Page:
Murder-for-hire, hitmen, bitcoin, dark web, and an accountant? OOOO, this should be good. And, of course, this happened in Florida.
Here’s what the office of US Attorney Roger Handberg said about DeAnna Stinson’s plan to wipe out the spouse of her ex:
According to court documents, on June 24, 2021, Stinson created an account on a dark web website [called “The Website”] that purported to provide murder-for-hire services to its customers. The following day, Stinson submitted an “order” requesting that a hitman be assigned to complete a “quick hit in southern Florida” to kill the spouse of Stinson’s former significant other. In the order, Stinson provided the victim’s name, address, and a photograph of the victim. Between June and July 2021, Stinson sent four additional orders and more than $12,000 in Bitcoin to effectuate the hit. During this time, Stinson repeatedly messaged administrators of The Website and purported hitmen requesting that the “job” be completed as soon as possible and even offered a “bonus” if the hit was completed by a specific date.
If you ever wanted to know what an order for a hitman looks like, a court document provides descriptions of all five that Stinson posted on The Website:
Specifically, on or about July 30, 2021, the defendant placed the following order on The Website:
Order Name: [Victim 1’s Name]
Address: [Victim 1’s Address]
“Do not do at the home. Any place else is fine. Need completed during July – preferably, between July 5th – 11th”
In addition to the “order” described above, the defendant placed four additional orders. Like the first order, the four subsequent orders also included the name, address, and a photograph of the victim. The orders included the following descriptions:
1) July 15, 2021 – Order #2. Description: “Do not do at the home. Any place else is fine. Need completed during July. Bonus if completed by July 31st”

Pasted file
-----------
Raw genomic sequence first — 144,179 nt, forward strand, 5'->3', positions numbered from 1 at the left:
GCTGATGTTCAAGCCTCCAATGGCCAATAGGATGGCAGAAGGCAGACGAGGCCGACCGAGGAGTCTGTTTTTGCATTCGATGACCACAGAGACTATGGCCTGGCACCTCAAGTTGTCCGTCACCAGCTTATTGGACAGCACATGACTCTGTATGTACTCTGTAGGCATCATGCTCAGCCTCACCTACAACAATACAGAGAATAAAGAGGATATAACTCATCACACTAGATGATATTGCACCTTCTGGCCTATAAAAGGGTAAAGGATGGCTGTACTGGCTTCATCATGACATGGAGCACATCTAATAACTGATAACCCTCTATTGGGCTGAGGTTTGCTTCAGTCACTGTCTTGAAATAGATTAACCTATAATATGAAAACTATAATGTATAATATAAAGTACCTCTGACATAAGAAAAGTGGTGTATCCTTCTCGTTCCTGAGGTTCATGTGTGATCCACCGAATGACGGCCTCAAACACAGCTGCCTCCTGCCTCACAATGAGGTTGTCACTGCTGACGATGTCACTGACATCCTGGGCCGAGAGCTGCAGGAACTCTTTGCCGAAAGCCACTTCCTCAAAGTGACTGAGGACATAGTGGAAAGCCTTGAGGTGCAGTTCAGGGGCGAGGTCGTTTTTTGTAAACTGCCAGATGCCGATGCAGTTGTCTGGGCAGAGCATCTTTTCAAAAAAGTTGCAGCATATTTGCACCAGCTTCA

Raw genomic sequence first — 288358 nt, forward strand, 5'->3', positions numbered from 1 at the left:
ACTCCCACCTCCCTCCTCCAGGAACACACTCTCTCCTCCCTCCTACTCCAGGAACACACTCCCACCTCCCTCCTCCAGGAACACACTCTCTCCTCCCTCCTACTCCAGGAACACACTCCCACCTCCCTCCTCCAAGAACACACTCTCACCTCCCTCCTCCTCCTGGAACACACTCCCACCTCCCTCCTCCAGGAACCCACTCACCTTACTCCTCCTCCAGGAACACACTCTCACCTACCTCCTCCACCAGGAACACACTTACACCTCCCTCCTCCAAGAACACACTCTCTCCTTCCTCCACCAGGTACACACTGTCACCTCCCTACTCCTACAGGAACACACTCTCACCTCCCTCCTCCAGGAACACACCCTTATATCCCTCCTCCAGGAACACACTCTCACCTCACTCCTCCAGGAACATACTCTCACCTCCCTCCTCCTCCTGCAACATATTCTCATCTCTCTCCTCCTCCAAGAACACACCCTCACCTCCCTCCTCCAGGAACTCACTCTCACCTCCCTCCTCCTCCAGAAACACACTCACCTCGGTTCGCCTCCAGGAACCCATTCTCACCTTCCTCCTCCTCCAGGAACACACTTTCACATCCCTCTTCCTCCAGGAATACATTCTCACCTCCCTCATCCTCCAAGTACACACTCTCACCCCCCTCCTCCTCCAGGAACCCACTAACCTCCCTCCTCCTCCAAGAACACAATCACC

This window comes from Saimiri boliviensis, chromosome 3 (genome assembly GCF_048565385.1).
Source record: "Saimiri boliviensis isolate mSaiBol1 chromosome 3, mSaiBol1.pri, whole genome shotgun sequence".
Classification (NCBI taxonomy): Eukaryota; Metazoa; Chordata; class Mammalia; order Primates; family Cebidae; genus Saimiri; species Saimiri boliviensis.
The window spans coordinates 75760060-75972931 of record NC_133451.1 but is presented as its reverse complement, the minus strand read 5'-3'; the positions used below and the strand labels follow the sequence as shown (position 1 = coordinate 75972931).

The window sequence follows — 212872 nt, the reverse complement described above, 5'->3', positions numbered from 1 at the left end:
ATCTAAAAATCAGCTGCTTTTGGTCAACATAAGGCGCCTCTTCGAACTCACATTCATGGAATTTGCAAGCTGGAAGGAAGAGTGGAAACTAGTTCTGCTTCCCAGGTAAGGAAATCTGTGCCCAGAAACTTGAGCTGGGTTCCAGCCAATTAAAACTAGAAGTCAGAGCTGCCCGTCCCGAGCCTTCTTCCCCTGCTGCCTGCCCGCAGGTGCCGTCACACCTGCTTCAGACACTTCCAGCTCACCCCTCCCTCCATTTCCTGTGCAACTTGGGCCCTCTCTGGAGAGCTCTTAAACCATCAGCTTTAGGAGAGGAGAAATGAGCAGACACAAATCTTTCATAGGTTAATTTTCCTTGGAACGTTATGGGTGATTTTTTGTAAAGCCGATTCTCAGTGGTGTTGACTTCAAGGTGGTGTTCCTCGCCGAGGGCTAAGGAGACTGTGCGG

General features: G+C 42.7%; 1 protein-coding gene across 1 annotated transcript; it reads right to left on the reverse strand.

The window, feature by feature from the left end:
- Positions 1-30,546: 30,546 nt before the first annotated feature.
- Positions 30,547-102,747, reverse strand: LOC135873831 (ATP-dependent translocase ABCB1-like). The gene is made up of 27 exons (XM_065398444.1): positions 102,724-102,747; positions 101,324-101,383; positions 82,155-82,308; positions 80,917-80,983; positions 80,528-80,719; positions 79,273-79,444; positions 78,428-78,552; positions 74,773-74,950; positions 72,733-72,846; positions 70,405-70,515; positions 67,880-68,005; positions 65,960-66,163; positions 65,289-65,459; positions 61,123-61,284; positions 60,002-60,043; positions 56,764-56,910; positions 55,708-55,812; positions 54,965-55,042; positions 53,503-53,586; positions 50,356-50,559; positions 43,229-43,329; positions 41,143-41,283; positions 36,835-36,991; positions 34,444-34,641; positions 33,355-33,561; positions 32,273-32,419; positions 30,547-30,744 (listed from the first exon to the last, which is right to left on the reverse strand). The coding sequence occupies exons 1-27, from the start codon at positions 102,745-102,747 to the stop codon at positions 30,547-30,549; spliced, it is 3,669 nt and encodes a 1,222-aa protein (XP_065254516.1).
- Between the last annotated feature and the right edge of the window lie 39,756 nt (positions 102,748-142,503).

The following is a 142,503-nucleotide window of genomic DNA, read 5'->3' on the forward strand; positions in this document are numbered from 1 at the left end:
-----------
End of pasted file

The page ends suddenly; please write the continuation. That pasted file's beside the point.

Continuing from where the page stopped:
2) July 17, 2021 – Order #3. Description: “Do you have a preferred escrow service? I am ready proceed. Can we get this done by month end?”
3) July 17, 2021 – Order #4. Description: Do you have a preferred escrow service? I am ready to proceed. Can we get this done by month end? The escrow account is set up on Coinsavr. Please advise as to your Username.”
4) July 22, 2021 – Order #5. Description: “Do not do at the home. Any place else is fine. Need completed during July. Bonus if completed by July 31st”
Back to the US attorney’s press release:
When Stinson had not received a status update from the administrators of The Website, on July 31, 2021, Stinson requested that the administrators “reassign the job to someone who has a history of getting jobs done” because she “need[ed] th[e] job done ASAP.”
Law enforcement agents received information regarding Stinson’s criminal activity and obtained records from her virtual currency exchange account. The records showed that Stinson had paid Bitcoin to The Website. An agent contacted Stinson while acting in an undercover capacity as a hitman for The Website. In a recorded phone call, Stinson confirmed that she wanted the victim killed and agreed to send additional money to the undercover agent via Bitcoin so that the transaction could not be traced. On September 13, 2021, Stinson sent $350 in Bitcoin to the undercover agent so that the agent could purchase a revolver to commit the murder.
Stinson, 50, from Tampa, pleaded guilty to murder-for-hire on Jan. 20. She is awaiting sentencing. If convicted, Stinson faces up to 10 years in federal prison.
Local NBC news affiliate WFLA reported that Stinson is the director of finance at the Bible-Based Fellowship Church in Hillsborough County.